Advertisement

Indiana University 36 results

The Borland Barn: Preserved Relic of a Bygone Time

In an ever-growing and -changing city, much of its heritage gets lost, along with the stories that go with it. While barns might have been common throughout what is now the Bloomington city limits, only a few such structures remain. Writer Paul Bean found one such barn and the onetime prominent Bloomington family who built it. Click here to read more.

Big Mike’s B-town: Zaineb Istrabadi, Baghdadi Hoosier

Zaineb Istrabadi calls herself “a Baghdadi Hoosier.” Writer Michael G. Glab calls her the apotheosis of a Midwesterner in his profile of the longtime senior lecturer in IU’s Department of Near Eastern Languages & Cultures. He also calls her “a woman of the world” and a member of one of Bloomington’s most storied families. Click here to read the full story.

Advertisement

IU Artwalk: The Accessible, Exceptional, and Alive

Writer and artist Samuel Welsch Sveen takes us on a stroll to look at the exceptional artwork on display “in the atriums, hallways, classrooms, and offices” of the IU campus. Paintings, sculptures, and even “atmospheric sounds, shimmering lights, and waves of tiny movements” represent just some of the work in this collection of treasures. Click here to read the full story.

IU Mandela Washington Fellow Takes ‘New Ideas’ from Indiana Home to Sierra Leone

Eastina Marian Boimadi Taylor was so inspired by her visit to Indiana this past summer that she is using some of the ideas created here to inspire others in her home in Freetown, Sierra Leone. She says, "All I see now is possibilities." This is the second of two Q&A articles featuring young leaders in the Mandela Washington Fellowship at Indiana University. Click here to read the full story.

What Do Babies Know? IU Scientists Say ‘More Than You Think’

Researchers of infant development at IU say we — and artificial intelligence — can learn a lot from babies. And some have teamed up with the staff at WonderLab to create exhibits and activities tailor-made for young patrons, writes Jennifer Richler. While genes explain some of the differences in the rate at which kids develop, the environment does too — and that’s where places like WonderLab can help. Click here to read the full story.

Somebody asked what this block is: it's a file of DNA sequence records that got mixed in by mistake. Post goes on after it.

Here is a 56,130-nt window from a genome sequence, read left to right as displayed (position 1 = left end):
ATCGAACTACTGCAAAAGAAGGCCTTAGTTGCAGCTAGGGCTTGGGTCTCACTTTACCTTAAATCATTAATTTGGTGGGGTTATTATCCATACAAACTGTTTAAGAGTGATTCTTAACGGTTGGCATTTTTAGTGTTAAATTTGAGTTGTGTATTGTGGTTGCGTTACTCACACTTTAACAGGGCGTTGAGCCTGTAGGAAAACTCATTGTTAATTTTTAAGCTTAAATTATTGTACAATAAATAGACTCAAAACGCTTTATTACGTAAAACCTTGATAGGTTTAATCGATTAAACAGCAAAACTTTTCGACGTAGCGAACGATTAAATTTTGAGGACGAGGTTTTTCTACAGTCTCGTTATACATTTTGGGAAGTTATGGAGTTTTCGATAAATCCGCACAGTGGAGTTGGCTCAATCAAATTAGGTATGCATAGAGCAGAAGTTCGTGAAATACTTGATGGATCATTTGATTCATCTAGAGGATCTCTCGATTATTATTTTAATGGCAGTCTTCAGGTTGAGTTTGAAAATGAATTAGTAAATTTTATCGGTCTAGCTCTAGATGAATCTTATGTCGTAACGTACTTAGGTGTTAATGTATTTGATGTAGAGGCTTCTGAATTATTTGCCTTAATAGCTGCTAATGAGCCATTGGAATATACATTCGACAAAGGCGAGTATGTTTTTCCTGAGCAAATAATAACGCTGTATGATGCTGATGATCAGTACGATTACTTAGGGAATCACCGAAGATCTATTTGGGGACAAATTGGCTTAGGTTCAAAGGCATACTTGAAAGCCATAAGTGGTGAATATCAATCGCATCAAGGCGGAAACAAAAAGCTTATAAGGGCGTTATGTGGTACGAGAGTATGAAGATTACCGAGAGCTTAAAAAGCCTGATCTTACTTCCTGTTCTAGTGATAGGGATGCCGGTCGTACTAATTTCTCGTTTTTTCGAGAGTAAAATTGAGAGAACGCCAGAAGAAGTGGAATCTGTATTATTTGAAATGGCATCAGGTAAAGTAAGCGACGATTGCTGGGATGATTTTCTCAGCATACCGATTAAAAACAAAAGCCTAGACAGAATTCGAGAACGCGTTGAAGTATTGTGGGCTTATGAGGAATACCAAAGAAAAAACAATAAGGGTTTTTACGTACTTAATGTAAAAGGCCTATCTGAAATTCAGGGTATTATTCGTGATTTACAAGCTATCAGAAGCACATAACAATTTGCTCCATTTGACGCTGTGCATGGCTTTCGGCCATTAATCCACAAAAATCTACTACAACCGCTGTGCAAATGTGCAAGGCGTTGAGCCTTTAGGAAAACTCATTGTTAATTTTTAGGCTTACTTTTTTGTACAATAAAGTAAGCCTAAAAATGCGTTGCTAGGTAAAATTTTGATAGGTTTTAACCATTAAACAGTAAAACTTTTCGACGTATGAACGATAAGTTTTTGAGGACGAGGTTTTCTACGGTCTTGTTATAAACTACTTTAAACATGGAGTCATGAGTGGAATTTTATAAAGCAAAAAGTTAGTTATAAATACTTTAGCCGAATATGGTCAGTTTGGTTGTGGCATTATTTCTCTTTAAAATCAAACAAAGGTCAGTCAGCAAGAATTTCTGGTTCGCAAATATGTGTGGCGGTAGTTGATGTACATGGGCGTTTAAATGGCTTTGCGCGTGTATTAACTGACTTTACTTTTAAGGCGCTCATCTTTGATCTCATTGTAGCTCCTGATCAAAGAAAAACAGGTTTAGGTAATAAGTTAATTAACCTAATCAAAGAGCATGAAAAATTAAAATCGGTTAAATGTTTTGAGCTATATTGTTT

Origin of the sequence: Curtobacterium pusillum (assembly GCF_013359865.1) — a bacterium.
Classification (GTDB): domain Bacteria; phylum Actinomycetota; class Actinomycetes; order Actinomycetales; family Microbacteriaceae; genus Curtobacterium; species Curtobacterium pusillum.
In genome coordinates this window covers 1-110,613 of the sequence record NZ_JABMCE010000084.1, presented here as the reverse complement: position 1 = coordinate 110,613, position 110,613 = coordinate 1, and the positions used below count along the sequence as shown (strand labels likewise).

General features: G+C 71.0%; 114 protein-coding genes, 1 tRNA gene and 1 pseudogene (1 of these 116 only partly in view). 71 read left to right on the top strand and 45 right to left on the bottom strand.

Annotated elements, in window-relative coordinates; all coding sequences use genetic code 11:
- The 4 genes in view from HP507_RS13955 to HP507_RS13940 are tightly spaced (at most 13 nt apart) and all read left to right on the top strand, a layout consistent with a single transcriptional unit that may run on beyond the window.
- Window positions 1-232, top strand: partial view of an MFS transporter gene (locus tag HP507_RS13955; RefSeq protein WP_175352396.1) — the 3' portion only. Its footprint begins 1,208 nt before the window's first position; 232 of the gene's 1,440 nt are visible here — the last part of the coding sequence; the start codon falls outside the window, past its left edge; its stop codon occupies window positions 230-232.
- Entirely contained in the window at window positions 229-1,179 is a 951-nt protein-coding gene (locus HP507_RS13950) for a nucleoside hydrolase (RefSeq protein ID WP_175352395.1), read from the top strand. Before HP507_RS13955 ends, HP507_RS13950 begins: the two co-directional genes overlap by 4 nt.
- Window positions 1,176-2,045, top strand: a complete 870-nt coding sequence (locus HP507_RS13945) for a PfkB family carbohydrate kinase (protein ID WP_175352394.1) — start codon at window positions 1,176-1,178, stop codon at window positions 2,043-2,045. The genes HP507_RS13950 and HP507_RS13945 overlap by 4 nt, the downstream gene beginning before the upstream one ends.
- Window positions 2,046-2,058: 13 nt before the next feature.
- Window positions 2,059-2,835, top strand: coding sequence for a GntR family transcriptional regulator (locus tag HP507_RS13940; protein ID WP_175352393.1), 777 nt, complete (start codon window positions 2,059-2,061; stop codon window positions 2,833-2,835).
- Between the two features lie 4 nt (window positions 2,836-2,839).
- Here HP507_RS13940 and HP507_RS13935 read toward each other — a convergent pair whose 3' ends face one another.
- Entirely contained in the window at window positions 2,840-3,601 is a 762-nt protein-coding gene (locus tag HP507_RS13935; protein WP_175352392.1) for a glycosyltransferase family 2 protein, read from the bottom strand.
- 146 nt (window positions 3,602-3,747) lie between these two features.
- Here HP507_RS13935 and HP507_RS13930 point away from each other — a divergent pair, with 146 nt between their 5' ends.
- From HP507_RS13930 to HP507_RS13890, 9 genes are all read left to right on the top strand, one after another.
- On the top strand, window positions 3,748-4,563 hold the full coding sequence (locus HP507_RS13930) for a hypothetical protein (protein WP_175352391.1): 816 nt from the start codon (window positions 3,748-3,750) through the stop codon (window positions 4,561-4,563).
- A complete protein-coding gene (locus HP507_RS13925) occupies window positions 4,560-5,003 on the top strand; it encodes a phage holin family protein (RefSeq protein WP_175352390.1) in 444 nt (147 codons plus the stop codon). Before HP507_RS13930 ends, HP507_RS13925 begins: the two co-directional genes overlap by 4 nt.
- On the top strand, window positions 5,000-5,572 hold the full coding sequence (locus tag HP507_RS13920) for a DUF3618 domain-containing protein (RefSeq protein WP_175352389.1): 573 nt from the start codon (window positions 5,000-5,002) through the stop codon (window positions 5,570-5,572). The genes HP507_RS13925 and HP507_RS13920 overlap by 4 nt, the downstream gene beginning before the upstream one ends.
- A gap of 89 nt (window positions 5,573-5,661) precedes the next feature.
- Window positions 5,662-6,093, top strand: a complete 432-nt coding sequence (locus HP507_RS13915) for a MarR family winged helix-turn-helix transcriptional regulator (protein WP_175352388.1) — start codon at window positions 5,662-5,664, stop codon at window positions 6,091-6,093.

Advertisement

Edwin Fulwider’s Early-1900s Boyhood in Bloomington, ‘A Memoir’

More than thirty years ago, artist Edwin Fulwider wrote a memoir about growing up in Bloomington in the early 1900s. The memoir portrays a “rich landscape of local art, life, and history” of a bygone era, writes Michelle Gottschlich. Fulwider’s perspective is especially insightful because he grew up in several different neighborhoods. Click here to read the full story.

IU Mandela Washington Fellow Shares Impressions and Photos of Bloomington

Francis Shok Mweze spent six weeks this summer in IU’s Mandela Washington Fellowship. Now back in Bukavu, Democratic Republic of the Congo, he hopes to make his hometown a “visual arts capital in the region.” Limestone Post asked Mweze about his ambitions, his stay in Bloomington, and about the photos he took while here. Click here to read our Q&A with Mweze and to see some of his photos of Bloomington.

Big Mike’s B-town: Cristian Medina, Scientist, Poet, Chess Leader

Cristian Medina, a poet, cook, IU researcher, and chess leader from Arica, Chile, has found plenty to keep him busy since moving to Bloomington in the mid-2000s. LP columnist Michael G. Glab talks to Medina about his hometown — bordered by ocean, mountains, and desert — geology and climate change, his work founding Cardboard House Press, and more in the latest Big-Mike’s B-town. Click here to read the full story.

Advertisement

Cave Diving in Southern Indiana Takes a Mature Mindset

Samuel Frushour and his cave-diving peers have mapped miles of aquatic caves in southern Indiana. While Hoosier caverns might not have the clear blue waters of tropical caves, they offer an adventure that is increasingly difficult to find in modern times — exploring uncharted territory. Writer Jonah Chester dives into the story. Read the entire story here.

56:46 — WTIU’s Legacy of ‘Meaningful and Relevant’ Documentaries

Now in its 50th year, WTIU has an extensive history of making long-form documentaries that tell Hoosier stories — rural, small-town, and world-renowned stories. Creating highly regarded films is unusual for a local PBS affiliate — and no easy feat, says writer Michelle Gottschlich. Here, she talks with WTIU’s filmmaking team. Click here to read the full story.

Guest Column: IU’s Solar Strategy ‘Shortsighted’

Single city blocks all over Bloomington generate more rooftop solar energy than the entirety of Indiana University’s Bloomington campus, says writer Matt Flaherty in this guest column. What’s most troubling, he says, is that IU’s “dollars-and-cents analysis of solar power is the fundamentally wrong approach for IU to take.” Click here to read the full story.

850 Hoosier Scientists and Allies Oppose EPA Proposal

Concerned Scientists @ IU, a group of 850 local scientists and allies, has submitted a public comment to oppose the EPA’s proposed repeal of the Clean Power Plan. The EPA’s case for repeal, the scientists say, is based on “unconvincing legal arguments, without appropriate consideration of the scientific evidence for human-induced climate change.” Read their comment, as well as the proposed repeal, here.